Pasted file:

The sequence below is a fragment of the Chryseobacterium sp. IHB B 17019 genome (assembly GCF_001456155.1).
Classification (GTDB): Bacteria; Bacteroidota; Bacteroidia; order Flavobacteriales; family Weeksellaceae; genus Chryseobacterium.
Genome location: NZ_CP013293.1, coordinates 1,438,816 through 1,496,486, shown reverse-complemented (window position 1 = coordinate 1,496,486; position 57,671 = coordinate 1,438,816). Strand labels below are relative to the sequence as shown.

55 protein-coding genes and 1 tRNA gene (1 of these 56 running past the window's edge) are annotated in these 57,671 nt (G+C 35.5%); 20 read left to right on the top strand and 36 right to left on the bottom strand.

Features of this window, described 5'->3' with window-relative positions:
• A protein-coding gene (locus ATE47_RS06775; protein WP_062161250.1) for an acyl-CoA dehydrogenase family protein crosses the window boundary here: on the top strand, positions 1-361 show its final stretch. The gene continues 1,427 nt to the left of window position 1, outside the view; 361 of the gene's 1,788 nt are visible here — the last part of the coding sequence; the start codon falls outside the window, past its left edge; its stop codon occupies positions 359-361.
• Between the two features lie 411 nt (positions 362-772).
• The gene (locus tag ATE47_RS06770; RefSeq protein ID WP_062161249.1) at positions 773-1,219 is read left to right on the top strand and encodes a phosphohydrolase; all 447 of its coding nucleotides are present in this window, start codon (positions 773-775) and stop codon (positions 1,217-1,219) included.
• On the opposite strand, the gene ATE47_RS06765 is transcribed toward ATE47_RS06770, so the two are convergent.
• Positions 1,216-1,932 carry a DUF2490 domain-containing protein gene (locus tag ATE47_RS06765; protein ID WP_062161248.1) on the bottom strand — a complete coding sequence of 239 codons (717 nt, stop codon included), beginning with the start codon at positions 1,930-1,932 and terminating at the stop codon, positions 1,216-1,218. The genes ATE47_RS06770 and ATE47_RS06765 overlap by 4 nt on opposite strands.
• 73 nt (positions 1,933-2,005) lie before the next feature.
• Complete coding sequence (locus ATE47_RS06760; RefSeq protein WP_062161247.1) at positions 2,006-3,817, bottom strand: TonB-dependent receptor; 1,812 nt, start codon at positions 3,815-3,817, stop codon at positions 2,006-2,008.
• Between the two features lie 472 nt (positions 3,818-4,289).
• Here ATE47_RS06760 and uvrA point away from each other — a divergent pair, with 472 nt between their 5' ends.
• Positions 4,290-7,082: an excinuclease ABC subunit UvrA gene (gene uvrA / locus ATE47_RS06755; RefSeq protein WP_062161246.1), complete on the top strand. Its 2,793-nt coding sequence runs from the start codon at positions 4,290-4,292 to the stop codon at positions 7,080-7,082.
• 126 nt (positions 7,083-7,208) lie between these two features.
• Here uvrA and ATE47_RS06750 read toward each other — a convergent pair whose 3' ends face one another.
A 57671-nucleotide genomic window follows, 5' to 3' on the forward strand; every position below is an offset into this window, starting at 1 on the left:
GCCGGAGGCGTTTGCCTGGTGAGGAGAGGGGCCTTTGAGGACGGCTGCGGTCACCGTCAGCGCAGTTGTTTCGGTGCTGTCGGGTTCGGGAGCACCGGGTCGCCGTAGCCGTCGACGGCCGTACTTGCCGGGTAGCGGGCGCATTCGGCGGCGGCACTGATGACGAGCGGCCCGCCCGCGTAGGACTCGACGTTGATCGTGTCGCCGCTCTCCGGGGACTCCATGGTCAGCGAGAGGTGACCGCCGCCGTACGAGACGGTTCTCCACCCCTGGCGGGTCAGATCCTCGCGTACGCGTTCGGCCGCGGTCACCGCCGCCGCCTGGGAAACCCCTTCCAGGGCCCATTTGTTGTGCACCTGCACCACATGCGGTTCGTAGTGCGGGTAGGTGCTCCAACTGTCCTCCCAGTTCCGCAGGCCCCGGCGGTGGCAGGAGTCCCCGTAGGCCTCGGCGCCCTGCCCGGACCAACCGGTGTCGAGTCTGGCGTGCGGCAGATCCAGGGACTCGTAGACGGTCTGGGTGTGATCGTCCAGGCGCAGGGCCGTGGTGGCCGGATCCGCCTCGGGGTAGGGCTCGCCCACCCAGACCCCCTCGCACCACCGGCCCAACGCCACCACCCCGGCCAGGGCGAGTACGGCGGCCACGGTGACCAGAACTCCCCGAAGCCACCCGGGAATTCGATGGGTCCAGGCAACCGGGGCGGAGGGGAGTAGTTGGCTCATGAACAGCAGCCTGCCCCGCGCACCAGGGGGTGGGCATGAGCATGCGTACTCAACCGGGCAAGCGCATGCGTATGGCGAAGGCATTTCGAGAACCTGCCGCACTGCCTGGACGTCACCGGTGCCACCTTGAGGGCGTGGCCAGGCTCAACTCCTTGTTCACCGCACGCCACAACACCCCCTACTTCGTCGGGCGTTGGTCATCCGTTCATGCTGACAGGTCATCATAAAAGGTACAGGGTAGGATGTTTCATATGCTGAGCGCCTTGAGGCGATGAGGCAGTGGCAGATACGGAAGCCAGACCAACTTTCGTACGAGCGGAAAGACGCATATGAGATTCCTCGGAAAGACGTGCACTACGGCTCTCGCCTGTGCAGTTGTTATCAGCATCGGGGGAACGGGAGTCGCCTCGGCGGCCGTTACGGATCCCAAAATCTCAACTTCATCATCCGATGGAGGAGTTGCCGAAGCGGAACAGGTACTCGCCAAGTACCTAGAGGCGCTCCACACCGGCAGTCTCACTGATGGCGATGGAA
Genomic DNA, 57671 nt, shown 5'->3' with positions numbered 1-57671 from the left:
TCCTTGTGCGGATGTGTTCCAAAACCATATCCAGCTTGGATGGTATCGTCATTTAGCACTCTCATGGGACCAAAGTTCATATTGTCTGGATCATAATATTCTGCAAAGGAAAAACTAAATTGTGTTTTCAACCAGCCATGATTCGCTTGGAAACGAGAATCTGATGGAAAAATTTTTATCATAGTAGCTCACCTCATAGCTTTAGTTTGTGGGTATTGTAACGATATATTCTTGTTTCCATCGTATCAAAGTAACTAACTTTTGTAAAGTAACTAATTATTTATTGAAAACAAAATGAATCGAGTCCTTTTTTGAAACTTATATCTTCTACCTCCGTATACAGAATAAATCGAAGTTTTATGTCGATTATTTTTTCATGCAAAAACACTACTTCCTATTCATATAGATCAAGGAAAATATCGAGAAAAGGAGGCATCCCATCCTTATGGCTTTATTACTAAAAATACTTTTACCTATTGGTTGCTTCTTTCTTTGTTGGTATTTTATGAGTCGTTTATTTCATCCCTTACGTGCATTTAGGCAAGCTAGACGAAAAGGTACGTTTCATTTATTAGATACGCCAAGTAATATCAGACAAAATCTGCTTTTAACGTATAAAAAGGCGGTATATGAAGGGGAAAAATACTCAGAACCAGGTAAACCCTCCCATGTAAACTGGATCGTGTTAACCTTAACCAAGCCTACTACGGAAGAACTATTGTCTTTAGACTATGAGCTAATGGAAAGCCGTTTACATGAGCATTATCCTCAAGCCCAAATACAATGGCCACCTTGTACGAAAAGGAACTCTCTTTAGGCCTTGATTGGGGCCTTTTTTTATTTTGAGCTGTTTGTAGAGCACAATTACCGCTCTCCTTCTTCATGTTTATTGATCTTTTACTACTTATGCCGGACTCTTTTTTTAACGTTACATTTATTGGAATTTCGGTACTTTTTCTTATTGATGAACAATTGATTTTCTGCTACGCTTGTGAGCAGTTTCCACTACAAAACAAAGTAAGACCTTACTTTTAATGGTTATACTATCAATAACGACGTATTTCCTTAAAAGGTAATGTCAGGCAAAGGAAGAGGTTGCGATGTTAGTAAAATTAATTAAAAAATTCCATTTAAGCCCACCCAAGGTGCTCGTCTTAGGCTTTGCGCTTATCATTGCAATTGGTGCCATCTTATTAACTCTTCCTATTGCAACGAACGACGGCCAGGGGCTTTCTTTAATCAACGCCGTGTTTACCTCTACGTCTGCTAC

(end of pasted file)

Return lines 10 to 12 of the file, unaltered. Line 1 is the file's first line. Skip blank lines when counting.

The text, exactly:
• Positions 1,216-1,932 carry a DUF2490 domain-containing protein gene (locus tag ATE47_RS06765; protein ID WP_062161248.1) on the bottom strand — a complete coding sequence of 239 codons (717 nt, stop codon included), beginning with the start codon at positions 1,930-1,932 and terminating at the stop codon, positions 1,216-1,218. The genes ATE47_RS06770 and ATE47_RS06765 overlap by 4 nt on opposite strands.
• 73 nt (positions 1,933-2,005) lie before the next feature.
• Complete coding sequence (locus ATE47_RS06760; RefSeq protein WP_062161247.1) at positions 2,006-3,817, bottom strand: TonB-dependent receptor; 1,812 nt, start codon at positions 3,815-3,817, stop codon at positions 2,006-2,008.